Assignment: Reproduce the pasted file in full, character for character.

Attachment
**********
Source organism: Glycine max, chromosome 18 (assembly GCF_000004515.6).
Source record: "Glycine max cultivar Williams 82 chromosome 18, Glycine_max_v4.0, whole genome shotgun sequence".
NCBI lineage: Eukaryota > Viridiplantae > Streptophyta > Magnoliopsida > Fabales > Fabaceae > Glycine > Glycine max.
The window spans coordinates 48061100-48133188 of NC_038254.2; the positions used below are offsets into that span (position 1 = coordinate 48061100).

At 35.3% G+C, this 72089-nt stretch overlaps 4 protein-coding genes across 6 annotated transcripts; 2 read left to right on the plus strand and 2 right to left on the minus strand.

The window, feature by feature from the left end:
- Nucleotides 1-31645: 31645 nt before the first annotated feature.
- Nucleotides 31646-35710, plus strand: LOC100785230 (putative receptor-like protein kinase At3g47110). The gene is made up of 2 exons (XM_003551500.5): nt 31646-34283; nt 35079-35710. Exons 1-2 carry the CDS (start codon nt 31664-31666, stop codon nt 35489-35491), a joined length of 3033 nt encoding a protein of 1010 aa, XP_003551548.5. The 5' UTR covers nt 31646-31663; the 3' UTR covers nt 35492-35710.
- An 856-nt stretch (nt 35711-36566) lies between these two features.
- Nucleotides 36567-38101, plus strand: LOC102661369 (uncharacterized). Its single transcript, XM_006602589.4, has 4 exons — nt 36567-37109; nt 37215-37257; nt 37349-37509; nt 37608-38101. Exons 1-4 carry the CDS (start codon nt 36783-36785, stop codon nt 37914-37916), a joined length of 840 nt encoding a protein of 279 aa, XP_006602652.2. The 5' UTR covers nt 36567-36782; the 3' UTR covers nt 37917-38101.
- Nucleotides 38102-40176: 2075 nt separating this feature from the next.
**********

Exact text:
Source organism: Glycine max, chromosome 18 (assembly GCF_000004515.6).
Source record: "Glycine max cultivar Williams 82 chromosome 18, Glycine_max_v4.0, whole genome shotgun sequence".
NCBI lineage: Eukaryota > Viridiplantae > Streptophyta > Magnoliopsida > Fabales > Fabaceae > Glycine > Glycine max.
The window spans coordinates 48061100-48133188 of NC_038254.2; the positions used below are offsets into that span (position 1 = coordinate 48061100).

At 35.3% G+C, this 72089-nt stretch overlaps 4 protein-coding genes across 6 annotated transcripts; 2 read left to right on the plus strand and 2 right to left on the minus strand.

The window, feature by feature from the left end:
- Nucleotides 1-31645: 31645 nt before the first annotated feature.
- Nucleotides 31646-35710, plus strand: LOC100785230 (putative receptor-like protein kinase At3g47110). The gene is made up of 2 exons (XM_003551500.5): nt 31646-34283; nt 35079-35710. Exons 1-2 carry the CDS (start codon nt 31664-31666, stop codon nt 35489-35491), a joined length of 3033 nt encoding a protein of 1010 aa, XP_003551548.5. The 5' UTR covers nt 31646-31663; the 3' UTR covers nt 35492-35710.
- An 856-nt stretch (nt 35711-36566) lies between these two features.
- Nucleotides 36567-38101, plus strand: LOC102661369 (uncharacterized). Its single transcript, XM_006602589.4, has 4 exons — nt 36567-37109; nt 37215-37257; nt 37349-37509; nt 37608-38101. Exons 1-4 carry the CDS (start codon nt 36783-36785, stop codon nt 37914-37916), a joined length of 840 nt encoding a protein of 279 aa, XP_006602652.2. The 5' UTR covers nt 36567-36782; the 3' UTR covers nt 37917-38101.
- Nucleotides 38102-40176: 2075 nt separating this feature from the next.